One Minute Book Review: Orphan Train by Christina Baker Kline

one minute book review-orphan train by christina baker kline

The Summary:

Molly Ayer has to complete a community service project, and her boyfriend has secured her a project to help an elderly lady clean out her attic. But what Molly finds while helping Vivian Daly clean out her attic is a lot more than just trinkets and old clothes. She discovers a compelling story about another young woman in the same position as she.

What I liked:

So this tugs at your heartstrings. I mean hugely, but not in such a way that you can never recover. I liked that this wasn’t a “ruin your life, I can never trust another book again” kind of book. It was a good story, with some tough subject matter, but with a good ending, and I like a book with a good ending.

What I didn’t like:

The beginning of this book kind of lagged a bit. Once you really get into it it’s pretty compelling, but until then there’s a definite risk of getting bored. My suggestion is to stick with it, for at least the first 100 pages before you judge it.

Verdict:

I would recommend this book to most of my friends, I think. It was a pretty good book, and I think would appeal to a wide audience.

One Minute Book Review: The Red Tent by Anita Diamant

redtent

The Summary:

Dinah (pronounced Deenah) only got a small chapter in the Bible. In this book her life is expanded, taking you from before her birth to her death.

What I liked:

This was a complicated book for me. I am still waffling over whether I liked it or didn’t like it. What I definitely did like was Ms. Diamant’s ability to put you in the time period she was writing about, so you felt like you were there. I was also impressed by Ms. Diamant’s ability to evoke feelings in me. I cried three or four times during this book, and I’m not a big emotional reader, so that was a big feat. This book makes you feel and I loved that.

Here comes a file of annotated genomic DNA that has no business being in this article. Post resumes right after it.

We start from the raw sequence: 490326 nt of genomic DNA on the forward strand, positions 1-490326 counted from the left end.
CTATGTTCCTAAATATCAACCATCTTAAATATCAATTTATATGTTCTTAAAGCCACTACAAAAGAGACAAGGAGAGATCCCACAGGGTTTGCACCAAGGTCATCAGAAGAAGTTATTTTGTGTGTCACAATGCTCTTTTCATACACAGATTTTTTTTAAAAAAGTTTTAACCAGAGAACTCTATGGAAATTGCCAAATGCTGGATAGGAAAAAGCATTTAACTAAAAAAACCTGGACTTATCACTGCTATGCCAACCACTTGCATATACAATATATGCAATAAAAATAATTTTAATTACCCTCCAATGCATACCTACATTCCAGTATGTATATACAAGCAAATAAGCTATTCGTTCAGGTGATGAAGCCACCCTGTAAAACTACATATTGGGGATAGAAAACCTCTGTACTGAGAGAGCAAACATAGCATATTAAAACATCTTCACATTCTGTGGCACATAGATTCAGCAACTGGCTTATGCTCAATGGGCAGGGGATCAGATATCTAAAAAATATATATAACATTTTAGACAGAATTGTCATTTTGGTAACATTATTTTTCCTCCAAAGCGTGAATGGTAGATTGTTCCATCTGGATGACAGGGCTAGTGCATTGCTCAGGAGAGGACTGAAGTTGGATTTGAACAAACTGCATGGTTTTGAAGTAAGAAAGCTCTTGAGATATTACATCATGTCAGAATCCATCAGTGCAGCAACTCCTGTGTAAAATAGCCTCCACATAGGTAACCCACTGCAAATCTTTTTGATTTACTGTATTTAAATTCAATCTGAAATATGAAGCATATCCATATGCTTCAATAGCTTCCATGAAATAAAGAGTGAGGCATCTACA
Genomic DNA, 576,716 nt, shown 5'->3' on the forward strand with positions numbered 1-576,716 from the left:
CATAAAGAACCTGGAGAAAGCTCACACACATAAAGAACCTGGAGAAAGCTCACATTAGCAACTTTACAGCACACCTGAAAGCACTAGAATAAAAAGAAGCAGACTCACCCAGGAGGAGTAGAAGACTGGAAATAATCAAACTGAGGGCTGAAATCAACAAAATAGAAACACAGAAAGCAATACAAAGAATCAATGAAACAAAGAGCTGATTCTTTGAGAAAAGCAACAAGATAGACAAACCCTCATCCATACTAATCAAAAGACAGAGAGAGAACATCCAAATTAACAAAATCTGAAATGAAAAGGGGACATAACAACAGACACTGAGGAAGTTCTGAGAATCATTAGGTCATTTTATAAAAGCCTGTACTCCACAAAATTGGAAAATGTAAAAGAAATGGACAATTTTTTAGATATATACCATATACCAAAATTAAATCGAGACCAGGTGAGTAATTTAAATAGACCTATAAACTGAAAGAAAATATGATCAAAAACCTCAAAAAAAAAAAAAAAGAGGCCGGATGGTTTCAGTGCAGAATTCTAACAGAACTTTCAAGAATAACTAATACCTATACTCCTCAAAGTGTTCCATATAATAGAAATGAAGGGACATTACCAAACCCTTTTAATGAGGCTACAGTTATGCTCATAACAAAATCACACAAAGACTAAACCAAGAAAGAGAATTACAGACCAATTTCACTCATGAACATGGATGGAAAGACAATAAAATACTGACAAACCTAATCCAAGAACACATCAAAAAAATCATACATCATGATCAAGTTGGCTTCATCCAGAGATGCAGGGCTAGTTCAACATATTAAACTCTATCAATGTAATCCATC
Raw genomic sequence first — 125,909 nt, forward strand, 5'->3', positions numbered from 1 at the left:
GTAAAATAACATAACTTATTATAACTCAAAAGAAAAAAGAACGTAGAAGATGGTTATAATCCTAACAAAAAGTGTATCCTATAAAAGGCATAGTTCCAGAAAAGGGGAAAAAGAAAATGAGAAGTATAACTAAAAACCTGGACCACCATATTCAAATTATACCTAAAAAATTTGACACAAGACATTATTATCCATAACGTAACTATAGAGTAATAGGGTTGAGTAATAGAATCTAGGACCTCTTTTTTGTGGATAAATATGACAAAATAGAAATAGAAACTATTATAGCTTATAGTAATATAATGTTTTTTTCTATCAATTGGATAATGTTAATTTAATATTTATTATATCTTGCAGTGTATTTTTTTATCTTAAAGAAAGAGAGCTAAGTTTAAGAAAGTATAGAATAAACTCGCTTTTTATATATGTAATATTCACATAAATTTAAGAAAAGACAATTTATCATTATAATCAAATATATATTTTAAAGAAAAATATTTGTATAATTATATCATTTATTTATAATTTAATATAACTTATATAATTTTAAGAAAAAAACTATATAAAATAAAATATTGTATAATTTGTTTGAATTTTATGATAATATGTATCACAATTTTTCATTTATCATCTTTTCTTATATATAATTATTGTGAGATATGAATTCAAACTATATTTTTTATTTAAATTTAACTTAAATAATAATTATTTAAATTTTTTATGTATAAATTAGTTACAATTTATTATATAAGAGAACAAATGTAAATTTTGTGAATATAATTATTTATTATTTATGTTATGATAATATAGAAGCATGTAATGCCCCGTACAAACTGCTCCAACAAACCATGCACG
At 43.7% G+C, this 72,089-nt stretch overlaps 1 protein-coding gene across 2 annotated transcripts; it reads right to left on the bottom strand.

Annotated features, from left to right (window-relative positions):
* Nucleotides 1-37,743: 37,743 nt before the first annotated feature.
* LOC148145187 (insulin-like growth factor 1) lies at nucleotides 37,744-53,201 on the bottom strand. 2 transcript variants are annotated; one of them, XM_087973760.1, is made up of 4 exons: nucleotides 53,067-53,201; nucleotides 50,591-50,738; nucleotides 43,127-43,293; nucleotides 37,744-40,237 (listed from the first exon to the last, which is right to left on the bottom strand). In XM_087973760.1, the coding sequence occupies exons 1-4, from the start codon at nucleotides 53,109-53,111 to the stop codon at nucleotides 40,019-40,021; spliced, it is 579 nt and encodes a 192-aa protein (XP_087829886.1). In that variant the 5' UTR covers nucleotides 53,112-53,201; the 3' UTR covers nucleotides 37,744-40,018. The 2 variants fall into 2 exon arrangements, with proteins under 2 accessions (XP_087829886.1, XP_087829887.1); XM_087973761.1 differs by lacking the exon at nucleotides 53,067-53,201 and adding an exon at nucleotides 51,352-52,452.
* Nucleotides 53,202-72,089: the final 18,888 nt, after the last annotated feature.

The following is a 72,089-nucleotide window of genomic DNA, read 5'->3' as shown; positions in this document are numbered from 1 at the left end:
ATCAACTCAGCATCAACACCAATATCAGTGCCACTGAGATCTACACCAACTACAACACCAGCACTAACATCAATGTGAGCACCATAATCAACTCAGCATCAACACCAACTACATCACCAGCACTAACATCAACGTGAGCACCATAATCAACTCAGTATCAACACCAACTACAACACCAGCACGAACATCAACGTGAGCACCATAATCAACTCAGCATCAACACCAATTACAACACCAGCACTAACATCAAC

What I didn’t like:

This is complicated. Understand that I’m a Christian. And while I didn’t object to the liberties Ms. Diamant took with the story, I just wasn’t sure about the whole rampant paganism in the story. Now, understand that I don’t have any problems with paganism, and of course, there should be some. One of the big events in Jacob and Rachel’s story is that she takes Laban’s household gods. I just wasn’t sure how the paganism portrayed here would have fit in with Jacob’s idea of the one true God. I mean, if he believed enough to carry on the covenant of Abraham, why wouldn’t he ask his family to follow him in his beliefs? Also, the men in this story seemed very lackluster. I know this was a story about women, but. . . I felt the men were ill-treated in this, and I would have liked to have seen more depth in them.

Verdict:

There are some people who are going to love it, and some people who are going to hate it, and I’m not sure where the line is drawn here. If you like historical fiction, though, or literary fiction, then I think you will enjoy this one.